3.2. Theoretical background
Probably the most obvious source of theoretical influence is the institutional economics. Similar to this school, the SSA theory views economics not as an independent, timeless science, but a resultant of social factors. It considers each state of the economy dependent on social and historical forces meeting at that specific point in time and place. This dependency is through the social institutions which constitute the structure of each economy.
The main difference between the SSA theory and the traditional institutionalism is the former’s more welcoming attitude towards generalisation with regards to the changing forces.
The key theoretical link between the SSA approach and the Keynesian school of economics is the notion of investment. The SSA approach considers investment a factor that stabilises a SSA and contributes to future growth. However, the difference between the two schools of thought is at the importance they ascribe to the demand side. While the Keynesian school puts a significant emphasis on the demand side, the SSA approach rejects such exclusive focus and considers the supply and cost parameters as important.
There is also a historical aspect to the connection between the two economic frameworks. The Keynesian interventionist approach was one of the core elements of Fordism, the fall of which undermined the capability of Keynesian interventionist approach. Thus, one of the main research topics the young SSA theory, which emerged right after the beginning of the crisis, was why Keynesianism did not work.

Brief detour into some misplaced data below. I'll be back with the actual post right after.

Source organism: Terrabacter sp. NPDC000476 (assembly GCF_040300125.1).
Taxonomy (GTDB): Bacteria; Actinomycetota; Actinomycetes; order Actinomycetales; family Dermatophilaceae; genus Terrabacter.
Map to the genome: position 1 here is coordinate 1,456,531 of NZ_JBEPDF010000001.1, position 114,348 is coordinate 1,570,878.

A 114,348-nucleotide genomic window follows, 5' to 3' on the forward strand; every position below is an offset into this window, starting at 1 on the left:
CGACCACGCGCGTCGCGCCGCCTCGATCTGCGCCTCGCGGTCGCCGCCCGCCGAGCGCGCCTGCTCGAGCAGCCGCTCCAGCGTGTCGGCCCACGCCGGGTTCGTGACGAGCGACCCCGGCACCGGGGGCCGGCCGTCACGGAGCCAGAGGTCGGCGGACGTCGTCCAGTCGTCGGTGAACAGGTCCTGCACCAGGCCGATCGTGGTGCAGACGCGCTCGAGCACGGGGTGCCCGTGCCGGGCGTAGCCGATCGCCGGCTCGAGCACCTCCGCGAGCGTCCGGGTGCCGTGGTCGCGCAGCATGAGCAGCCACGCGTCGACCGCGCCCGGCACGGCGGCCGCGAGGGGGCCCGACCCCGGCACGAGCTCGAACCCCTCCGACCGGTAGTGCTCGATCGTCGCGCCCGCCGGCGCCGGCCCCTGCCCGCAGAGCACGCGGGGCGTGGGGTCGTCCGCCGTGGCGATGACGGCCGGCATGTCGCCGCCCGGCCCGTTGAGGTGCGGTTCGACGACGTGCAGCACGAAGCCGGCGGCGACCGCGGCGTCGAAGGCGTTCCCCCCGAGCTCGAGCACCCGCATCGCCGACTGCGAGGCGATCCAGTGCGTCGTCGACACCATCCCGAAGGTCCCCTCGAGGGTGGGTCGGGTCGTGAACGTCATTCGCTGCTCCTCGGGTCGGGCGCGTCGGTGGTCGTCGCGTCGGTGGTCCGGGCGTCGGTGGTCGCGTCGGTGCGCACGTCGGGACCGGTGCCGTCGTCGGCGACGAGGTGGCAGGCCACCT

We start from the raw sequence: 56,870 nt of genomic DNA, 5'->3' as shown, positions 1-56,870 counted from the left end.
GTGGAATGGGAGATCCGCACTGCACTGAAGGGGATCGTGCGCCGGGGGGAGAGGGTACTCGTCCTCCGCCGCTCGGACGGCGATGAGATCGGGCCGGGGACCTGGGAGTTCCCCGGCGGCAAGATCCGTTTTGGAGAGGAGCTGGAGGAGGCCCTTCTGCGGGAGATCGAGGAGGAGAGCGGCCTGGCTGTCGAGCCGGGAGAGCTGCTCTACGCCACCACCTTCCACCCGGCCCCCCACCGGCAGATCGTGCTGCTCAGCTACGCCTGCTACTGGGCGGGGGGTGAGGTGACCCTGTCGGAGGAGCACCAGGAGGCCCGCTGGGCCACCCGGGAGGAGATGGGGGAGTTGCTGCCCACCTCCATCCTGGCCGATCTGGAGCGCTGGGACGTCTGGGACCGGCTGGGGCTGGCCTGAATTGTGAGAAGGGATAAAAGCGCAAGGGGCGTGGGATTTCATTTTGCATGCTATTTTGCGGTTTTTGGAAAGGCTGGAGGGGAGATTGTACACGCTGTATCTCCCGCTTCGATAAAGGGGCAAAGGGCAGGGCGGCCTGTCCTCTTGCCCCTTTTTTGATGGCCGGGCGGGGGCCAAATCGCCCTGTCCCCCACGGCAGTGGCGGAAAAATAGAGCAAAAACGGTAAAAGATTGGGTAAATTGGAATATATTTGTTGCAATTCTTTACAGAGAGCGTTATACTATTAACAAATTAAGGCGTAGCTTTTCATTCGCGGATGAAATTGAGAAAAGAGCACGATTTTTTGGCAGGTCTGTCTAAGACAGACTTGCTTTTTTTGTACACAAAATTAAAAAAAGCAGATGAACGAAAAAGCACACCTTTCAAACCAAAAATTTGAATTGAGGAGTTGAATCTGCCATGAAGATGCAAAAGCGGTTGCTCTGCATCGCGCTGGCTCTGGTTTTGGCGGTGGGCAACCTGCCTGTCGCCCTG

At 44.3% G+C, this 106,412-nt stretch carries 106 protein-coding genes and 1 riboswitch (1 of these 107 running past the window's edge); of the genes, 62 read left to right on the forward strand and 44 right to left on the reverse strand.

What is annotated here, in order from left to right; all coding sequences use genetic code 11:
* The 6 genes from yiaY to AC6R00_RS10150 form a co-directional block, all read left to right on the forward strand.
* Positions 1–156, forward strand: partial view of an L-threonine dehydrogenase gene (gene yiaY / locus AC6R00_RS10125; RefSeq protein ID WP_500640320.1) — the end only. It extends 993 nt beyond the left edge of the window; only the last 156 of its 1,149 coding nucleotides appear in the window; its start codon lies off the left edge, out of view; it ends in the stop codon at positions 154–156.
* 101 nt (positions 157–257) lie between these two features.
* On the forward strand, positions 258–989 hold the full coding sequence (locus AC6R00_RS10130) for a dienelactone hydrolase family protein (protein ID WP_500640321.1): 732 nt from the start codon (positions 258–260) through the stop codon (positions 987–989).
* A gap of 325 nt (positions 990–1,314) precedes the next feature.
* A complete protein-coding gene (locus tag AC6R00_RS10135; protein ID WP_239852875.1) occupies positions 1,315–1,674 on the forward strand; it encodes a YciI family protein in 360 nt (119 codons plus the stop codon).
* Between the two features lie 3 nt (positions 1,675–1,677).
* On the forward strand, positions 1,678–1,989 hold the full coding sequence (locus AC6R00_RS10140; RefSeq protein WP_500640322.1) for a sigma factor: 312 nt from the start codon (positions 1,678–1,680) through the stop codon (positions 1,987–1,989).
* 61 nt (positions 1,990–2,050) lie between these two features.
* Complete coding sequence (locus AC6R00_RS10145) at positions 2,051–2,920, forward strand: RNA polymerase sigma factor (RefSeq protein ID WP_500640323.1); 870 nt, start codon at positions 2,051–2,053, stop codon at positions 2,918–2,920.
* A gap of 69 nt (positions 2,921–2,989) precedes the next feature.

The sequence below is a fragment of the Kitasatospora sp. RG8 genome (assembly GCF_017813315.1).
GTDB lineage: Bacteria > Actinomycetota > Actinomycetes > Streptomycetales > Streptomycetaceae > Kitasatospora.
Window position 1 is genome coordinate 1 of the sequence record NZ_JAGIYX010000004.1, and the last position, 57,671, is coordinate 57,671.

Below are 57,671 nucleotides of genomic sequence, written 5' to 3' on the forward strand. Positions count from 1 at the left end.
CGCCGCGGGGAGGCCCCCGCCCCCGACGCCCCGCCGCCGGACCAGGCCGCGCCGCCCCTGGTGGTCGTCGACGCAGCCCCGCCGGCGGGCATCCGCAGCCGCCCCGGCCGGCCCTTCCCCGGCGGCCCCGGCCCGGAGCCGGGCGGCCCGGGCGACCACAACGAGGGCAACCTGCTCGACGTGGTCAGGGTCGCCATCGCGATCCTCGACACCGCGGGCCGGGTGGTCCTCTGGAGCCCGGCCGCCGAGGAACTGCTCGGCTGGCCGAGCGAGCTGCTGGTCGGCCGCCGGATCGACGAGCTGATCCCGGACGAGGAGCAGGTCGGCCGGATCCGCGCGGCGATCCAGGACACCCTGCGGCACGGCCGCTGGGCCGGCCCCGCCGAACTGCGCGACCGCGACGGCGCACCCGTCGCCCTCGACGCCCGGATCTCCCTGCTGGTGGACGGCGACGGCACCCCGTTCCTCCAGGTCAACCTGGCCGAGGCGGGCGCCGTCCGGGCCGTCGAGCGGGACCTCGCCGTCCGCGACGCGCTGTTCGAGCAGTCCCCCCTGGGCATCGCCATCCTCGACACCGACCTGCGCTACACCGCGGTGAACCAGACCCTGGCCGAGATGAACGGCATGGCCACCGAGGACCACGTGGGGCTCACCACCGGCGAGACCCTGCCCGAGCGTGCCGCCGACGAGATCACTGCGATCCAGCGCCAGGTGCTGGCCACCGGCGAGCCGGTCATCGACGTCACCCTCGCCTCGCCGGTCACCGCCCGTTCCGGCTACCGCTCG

· Long-wave theories
The long-wave theories, especially the works of Schumpeter and Kondratieff, have influenced the SSA theory, mostly through the work of David Gordon. Both the SSA and long-wave theories attempt to understand the mechanism behind the long cycles of growth and crisis in capitalism. The main difference between the two is that the SSA school does not share the technological and economic determinism of the long-wave theories (Kotz, McDonough & Reich 1994: 4).
· Marxian tradition
The relation of the SSA theory with the Marxian tradition has been more complicated and was, indeed, quite ambivalent for a while. Some of the SSA authors, e.g. David M. Kotz, used to view the SSA theory more Keynesian than Marxian, especially compared to the Francophone Regulation theory (Kotz 1994: 89). However, as the SSA theory matured it further embraced the Marxist theories. By 2010, the mentioned relation was reversed and it was now the SSA theory that demonstrated closer fidelity to the Marxian tradition (McDonough 2010: 30).
There is, however, one significant exception to what Kotz and McDonough claim. The work of David Gordon, the founder of the school of thought, always kept a close connection with the Marxian tradition. In Gordon’s Accumulation Theory: The Highest Stage of Stadial Theory, Terrence McDonough argues that Gordon’s theory is an extension to the theories of imperialism by Hilferding, Bukharin, and Lenin. He also demonstrates that these theories are genealogically linked through the work of Ernest Mandel on late capitalism and the Monopoly Capital School in the U.S (McDonough 1999: 7).
No matter on which side of this debate, you can find the traces of many Marxian ideas in the SSA literature, including:
- Economic crises
- Historical materialism
- Surplus value
- Class conflict
- The endogeneity of the crises, that the socio-political and economic characteristics of a system eventually leads to its crisis
- The interdependence of social, political, ideological, and economic features of a system
4. Contemporary applications